Last but not least, changes in policies and infrastructure are needed in order to support the integration of genomics into pediatric primary care medicine. A public health healthcare collaboration will support such integration. As we move forward, there will be significant challenges to an already challenged healthcare system. While genomic medicine is expected to provide targeted and personalized approaches to pediatric care, it may also increase healthcare costs and utilizations and potentially lead to unnecessary procedures and interventions with unknown benefits and potential harms to patients, communities, and the health systems. How can then we evaluate the balance of benefits and harms of these emerging genomic technologies in improving health outcomes for individuals and populations?
How can we ensure that the promise of genomic medicine gets realized equitably and doesn't lead to widening health disparities in our population? At the recent Genomics and Health Disparities Conference, several speakers showed that many adult evidence-based genomic applications that can save lives today, have not implemented optimally across the U.S. population. There are remarkable disparities by race, income, and location.
A collaborative infrastructure in the areas of research, policy, and implementation can move us further in the direction of fulfilling the promise of genomics in improving health. This is the main pursuit of the relatively new field of public health genomics which is concerned with the effective and responsible translation of genome-based knowledge to improve population health. The necessary infrastructure can be informed by the current newborn screening system and will be needed to accomplish several goals.
First, to assess the contribution of genomics and other new markers to health and health disparities in a larger social and environmental context.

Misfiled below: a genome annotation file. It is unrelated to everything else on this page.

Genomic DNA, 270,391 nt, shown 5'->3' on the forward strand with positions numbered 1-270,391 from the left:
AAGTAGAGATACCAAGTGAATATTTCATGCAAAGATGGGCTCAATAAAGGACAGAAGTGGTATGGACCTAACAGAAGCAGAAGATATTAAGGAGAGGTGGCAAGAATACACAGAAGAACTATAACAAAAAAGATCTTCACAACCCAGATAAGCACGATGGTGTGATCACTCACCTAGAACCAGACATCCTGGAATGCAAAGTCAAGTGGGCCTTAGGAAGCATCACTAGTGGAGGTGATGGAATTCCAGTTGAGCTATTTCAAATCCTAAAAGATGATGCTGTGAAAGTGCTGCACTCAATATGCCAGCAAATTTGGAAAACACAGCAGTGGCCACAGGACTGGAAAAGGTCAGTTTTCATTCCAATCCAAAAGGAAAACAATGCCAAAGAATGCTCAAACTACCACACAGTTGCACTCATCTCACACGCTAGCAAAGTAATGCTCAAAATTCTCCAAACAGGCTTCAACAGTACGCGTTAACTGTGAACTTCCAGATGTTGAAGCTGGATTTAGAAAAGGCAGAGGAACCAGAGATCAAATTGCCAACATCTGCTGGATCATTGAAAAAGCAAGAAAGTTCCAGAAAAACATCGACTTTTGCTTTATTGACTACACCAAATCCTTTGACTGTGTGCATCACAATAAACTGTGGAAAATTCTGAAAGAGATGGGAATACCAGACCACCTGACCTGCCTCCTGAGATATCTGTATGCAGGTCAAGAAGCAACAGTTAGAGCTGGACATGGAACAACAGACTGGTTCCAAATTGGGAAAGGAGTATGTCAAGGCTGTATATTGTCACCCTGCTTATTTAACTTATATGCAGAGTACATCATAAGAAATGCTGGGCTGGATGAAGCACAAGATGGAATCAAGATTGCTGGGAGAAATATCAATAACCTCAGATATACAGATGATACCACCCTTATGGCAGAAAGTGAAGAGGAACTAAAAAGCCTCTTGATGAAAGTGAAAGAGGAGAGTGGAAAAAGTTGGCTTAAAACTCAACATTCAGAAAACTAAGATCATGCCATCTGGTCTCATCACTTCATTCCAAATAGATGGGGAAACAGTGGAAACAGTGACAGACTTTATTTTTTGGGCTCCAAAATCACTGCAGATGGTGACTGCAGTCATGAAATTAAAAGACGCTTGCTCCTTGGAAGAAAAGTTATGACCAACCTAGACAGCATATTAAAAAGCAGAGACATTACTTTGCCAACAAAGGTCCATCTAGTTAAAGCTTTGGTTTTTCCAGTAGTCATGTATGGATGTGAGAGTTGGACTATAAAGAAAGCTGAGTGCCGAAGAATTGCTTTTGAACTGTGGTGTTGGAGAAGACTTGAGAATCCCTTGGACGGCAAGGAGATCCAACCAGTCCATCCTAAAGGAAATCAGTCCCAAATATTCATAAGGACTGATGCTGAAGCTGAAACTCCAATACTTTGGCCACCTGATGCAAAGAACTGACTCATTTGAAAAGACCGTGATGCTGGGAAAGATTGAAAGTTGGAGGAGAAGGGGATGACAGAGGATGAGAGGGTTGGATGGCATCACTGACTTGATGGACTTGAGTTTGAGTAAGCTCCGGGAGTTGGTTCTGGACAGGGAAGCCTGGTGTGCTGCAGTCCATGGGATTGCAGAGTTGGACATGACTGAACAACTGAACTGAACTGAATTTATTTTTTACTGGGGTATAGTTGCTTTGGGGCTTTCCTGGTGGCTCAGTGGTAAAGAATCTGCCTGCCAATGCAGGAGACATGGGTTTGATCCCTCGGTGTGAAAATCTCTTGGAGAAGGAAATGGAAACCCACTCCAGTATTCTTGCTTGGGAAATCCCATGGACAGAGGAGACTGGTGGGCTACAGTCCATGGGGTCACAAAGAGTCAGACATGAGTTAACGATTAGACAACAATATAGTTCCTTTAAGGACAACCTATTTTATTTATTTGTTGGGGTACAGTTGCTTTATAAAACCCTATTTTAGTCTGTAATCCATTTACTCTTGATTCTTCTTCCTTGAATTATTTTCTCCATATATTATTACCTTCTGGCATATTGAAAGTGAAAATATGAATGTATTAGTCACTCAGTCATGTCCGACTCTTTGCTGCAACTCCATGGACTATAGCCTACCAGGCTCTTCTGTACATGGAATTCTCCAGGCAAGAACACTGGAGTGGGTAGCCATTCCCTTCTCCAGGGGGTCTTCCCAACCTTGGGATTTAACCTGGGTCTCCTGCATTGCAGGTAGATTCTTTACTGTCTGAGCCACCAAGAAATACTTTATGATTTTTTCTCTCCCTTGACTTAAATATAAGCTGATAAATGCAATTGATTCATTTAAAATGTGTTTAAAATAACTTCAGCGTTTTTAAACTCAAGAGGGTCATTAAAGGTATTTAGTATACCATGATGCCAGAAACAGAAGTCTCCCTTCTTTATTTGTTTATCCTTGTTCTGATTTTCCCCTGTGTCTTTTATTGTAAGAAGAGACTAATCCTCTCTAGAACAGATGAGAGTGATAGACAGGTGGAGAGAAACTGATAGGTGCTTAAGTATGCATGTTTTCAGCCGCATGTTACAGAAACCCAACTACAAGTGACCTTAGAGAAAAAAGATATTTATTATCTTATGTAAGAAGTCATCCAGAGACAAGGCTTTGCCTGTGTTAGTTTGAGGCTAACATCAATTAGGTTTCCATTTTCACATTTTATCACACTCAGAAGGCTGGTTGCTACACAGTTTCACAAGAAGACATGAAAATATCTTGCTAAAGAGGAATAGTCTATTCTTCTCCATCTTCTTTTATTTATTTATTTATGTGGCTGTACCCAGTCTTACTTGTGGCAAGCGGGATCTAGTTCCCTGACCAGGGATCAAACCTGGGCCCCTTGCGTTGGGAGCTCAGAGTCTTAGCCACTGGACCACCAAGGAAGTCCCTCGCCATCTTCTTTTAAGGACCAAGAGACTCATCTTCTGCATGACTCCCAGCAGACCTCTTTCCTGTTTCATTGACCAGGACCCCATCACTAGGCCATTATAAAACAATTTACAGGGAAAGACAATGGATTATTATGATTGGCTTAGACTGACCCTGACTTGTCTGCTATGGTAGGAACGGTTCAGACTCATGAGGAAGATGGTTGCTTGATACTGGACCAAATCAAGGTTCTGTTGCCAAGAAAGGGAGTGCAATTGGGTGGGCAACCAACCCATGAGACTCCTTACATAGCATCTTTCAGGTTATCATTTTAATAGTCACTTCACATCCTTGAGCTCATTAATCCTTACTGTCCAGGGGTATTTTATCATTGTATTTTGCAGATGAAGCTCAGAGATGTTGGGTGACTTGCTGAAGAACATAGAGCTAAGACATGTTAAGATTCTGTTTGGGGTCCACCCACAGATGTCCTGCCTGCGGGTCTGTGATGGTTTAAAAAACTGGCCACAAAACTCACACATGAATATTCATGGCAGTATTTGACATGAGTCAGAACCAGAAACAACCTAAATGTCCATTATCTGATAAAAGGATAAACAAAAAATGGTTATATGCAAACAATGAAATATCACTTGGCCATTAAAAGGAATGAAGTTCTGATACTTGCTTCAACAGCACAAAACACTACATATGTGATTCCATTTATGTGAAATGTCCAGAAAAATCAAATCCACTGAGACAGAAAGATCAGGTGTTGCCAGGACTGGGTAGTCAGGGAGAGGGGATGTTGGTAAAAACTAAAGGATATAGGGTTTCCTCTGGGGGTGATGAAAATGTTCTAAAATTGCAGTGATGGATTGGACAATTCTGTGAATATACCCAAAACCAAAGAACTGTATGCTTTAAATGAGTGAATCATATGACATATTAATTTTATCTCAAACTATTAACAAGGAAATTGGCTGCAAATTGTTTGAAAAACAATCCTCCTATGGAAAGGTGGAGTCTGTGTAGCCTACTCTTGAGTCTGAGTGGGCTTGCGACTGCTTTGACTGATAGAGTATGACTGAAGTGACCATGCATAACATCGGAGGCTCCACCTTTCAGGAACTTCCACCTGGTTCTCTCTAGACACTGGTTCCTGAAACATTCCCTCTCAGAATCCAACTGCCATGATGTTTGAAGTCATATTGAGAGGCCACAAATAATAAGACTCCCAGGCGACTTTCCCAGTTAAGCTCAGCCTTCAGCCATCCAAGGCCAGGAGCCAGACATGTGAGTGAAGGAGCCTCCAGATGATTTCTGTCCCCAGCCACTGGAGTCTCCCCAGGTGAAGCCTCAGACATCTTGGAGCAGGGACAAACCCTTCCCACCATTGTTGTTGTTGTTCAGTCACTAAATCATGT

Second, to evaluate the benefits and harms of these promising new technologies for the potential to improve health and healthcare.
Third, to utilize evidence to inform development of policies, programs, communication, and educational strategies for integrating genomics into practice.
Fourth, to measure population health impact of new technologies. We truly live in an exciting time of great scientific discoveries and big data. The leading edge of next-generation sequencing has already reached clinical practice. A decade ago during an Institute of Medicine Workshop, exploring the intersection of genomics and public health, Dr. Bill Foege, a prominent public health leader stated and I quote, "The challenge to public health genomics is to overcome inequitable allocation of benefits. The tragedy that would befall us if we made the promise of genetics only for those who could afford it and not for all of society."
CDC is committed to translating genomics into population health benefits for all. Through its science and programs, CDC will be working with many partners to advance integration of genomics into clinical practice across the lifespan.